In the New Testament, the Lord Jesus spoke thus unto all His rebelling nation: “O Jerusalem, Jerusalem, . . . Behold, your house is left unto you desolate” (Matthew 23:37-38). Before this, He had spoken both in grief and in encouragement to Peter, who must be prepared to lead the disciples later on. “Satan hath desired to have you, that he may sift you as wheat: But I have prayed for thee, that thy faith fail not: and when thou art converted, strengthen thy brethren” (Luke 22:31-32). Finally, when the Lord was ready to call Paul as His apostle to the Gentiles, He met him on the road to Damascus: “Saul, Saul, why persecutest thou me?” (Acts 9:4).

The last calling in the Bible is not a two-fold call but fourfold! “And the Spirit and the bride say, Come. And let him that heareth say, Come. And let him that is athirst come. And whosoever will, let him take the water of life freely” (Revelation 22:17). HMM

There shall be no more death, neither sorrow, nor crying

Revelation 21:1-12, 14-16, 18-23, 25-27

Revelation 21:2

After the general judgment comes the full glory of the church, which is here represented as a heavenly city, or a bride in her marriage dress.

Revelation 21:8

fearful or cowardly

Revelation 21:9-11

The city shone in dazzling light a vision of brightness, such as never before was seen of mortal eye.

Revelation 21:12, 14-16

The vision was inconceivably grand, the city seemed to stand on such an eminence, and its buildings reared their stately heads so high aloft, that it was as high as it was broad; and yet its breadth was three hundred and seventy-five miles. This gives us a glimpse of inconceivable vastness and sublimity. The number of the redeemed must be immense to need such a dwelling-place.

Revelation 21:21

The unutterable splendour and grandeur of the church triumphant blazes before us in these dazzling metaphors.

Revelation 21:22, 23, 25-27

How repeatedly in this chapter is falsehood branded as a dreadful sin! This should warn us to be truthful in all things, lest we be shut out of heaven.

 

He is the Lord of All Beauty

They shall see the glory of the Lord; and the excellency of our God. (Isaiah 35:2)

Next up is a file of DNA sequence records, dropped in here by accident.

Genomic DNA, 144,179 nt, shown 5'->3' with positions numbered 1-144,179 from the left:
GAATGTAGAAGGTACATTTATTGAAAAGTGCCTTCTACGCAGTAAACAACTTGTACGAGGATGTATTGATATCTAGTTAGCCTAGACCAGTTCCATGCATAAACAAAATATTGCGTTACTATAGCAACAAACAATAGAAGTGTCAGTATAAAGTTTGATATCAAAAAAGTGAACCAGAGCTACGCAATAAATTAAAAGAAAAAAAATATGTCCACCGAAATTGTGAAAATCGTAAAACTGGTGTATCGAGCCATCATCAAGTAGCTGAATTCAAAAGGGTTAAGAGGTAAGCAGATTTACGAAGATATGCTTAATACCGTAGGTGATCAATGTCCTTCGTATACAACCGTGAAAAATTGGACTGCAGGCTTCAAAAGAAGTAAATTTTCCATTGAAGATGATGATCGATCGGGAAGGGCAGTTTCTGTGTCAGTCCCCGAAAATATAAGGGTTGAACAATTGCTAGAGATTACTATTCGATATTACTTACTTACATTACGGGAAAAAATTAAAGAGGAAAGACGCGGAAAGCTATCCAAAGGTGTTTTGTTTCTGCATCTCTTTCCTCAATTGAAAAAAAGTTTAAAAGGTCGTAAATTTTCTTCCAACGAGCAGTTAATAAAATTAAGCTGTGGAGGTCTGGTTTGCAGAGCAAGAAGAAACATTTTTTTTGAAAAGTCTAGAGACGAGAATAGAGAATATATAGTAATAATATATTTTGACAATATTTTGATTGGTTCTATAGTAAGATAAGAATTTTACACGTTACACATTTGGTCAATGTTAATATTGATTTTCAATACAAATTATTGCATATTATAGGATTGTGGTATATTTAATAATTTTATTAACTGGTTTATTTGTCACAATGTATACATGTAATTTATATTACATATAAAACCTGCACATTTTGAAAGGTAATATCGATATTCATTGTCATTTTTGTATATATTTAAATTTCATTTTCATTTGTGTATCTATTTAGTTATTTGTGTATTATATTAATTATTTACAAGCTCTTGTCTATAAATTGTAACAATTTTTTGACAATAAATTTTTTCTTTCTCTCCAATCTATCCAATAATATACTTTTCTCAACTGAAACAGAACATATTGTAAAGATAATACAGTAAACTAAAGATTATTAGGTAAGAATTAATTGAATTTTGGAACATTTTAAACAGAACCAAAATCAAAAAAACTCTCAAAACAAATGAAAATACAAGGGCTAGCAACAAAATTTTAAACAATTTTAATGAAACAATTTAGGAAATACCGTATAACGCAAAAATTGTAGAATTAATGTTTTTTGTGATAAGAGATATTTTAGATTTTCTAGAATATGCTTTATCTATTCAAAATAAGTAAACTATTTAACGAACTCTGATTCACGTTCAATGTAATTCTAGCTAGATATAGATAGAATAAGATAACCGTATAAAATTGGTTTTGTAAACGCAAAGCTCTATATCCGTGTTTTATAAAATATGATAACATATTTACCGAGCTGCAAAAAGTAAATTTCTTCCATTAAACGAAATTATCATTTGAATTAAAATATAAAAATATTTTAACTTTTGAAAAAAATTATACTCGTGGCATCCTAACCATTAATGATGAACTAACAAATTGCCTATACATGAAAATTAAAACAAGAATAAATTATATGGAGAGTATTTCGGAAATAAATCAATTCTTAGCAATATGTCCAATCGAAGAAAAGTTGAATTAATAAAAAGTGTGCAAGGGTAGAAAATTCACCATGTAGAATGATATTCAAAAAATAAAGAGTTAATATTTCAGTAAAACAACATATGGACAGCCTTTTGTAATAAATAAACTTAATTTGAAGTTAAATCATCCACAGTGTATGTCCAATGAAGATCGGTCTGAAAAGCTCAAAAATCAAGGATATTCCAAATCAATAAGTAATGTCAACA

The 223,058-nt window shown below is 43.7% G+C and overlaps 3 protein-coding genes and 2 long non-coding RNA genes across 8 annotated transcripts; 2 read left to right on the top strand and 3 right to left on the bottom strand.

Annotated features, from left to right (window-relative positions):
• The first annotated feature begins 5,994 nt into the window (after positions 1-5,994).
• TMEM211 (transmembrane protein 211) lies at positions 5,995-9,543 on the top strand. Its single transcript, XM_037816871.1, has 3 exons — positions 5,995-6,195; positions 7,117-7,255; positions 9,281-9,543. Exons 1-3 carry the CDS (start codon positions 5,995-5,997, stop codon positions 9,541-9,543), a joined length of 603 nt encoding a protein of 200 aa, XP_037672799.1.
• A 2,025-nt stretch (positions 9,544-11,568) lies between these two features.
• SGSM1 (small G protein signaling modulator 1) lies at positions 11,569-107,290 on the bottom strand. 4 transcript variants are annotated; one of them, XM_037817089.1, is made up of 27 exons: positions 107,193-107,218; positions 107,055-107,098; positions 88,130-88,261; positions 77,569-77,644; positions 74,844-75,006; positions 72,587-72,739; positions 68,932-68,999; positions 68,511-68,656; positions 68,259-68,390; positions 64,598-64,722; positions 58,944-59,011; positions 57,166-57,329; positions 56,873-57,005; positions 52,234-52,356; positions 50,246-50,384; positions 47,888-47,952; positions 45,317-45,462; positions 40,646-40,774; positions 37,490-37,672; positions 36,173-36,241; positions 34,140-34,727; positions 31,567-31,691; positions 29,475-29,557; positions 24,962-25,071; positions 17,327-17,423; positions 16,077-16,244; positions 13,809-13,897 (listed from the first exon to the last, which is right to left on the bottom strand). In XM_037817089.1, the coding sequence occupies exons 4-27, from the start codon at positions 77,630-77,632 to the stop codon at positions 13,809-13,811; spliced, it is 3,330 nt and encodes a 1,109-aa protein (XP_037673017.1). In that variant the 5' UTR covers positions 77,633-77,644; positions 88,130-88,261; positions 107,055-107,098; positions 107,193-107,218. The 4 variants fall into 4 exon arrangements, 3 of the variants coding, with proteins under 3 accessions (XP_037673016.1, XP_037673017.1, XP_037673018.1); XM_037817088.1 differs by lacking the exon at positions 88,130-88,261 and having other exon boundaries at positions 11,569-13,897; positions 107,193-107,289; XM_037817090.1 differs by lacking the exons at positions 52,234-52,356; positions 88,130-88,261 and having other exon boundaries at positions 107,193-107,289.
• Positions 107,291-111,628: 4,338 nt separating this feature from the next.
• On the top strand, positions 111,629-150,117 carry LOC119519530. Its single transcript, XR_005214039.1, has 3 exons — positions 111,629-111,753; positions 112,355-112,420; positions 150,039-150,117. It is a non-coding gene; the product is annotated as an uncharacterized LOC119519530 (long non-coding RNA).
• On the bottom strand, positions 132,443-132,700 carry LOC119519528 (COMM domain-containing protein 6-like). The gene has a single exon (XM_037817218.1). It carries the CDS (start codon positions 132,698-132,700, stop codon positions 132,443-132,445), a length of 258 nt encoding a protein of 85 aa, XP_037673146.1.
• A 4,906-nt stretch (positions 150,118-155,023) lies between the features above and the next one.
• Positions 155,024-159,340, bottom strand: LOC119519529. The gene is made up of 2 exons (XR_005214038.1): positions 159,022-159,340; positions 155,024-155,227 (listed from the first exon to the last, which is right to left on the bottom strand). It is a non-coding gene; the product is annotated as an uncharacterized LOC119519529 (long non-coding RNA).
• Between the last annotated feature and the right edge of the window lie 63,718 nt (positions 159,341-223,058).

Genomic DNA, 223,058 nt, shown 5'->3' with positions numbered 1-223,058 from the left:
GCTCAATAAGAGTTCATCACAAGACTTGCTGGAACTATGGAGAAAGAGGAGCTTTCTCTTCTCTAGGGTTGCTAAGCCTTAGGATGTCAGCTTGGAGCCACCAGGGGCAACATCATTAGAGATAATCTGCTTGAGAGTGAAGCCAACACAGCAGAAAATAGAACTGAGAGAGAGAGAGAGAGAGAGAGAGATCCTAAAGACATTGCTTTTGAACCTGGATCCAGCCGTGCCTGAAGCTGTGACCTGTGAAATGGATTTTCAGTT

Think with me about beauty—and about this matchless One who is the Lord of all beauty, our Savior!

God has surely deposited something within our human beings that is capable of understanding and appreciating beauty—the love of harmonious forms, appreciation of colors and beautiful sounds.

Brother, these are only the external counterparts of a deeper and more enduring beauty—that which we call moral beauty. It has been the uniqueness and the perfection of Christ’s moral beauty that have charmed even those who claimed to be His enemies throughout the centuries of history.

We do not have any record of Hitler saying anything against the moral perfection of Jesus. One of the great philosophers, Nietzsche, objected to Paul’s theology of justification by faith, but he was strangely moved within himself by the perfection of moral beauty found in the life and character of Jesus, the Christ.

We should thank God for the promise of heaven being the place of supreme beauty—and the One who is all-beautiful is there!

 

He Will Carry Us Home

“And even to your old age I am he; and even to hoar hairs will I carry you: I have made, and I will bear; even I will carry, and will deliver you.” Isa. 46:4

The year is very old, and here is a promise for our aged friends; yes, and for us all, as age creeps over us. Let us live long enough, and we shall all have hoar hairs; therefore we may as well enjoy this promise by the foresight of faith.

When we grow old our God will still be the I AM, abiding evermore the same. Hoar hairs tell of our decay, but He decayeth not. When we cannot carry a burden, and can hardly carry ourselves the Lord will carry us. Even as in our young days He carried us like lambs in His bosom, so will He in our years of infirmity.

He made us, and He will care for us. When we become a burden to our friends, and a burden to ourselves, the Lord will not shake us off, but the rather He will take us up and carry and deliver us more fully than ever. In many cases the Lord gives His servants a long and calm evening. They worked hard all day and wore themselves out in their Master’s service, and so He said to them, “Now rest in anticipation of that eternal Sabbath which I have prepared for you.” Let us not dread old age. Let us grow old graciously, since the Lord himself is with us in fullness of grace.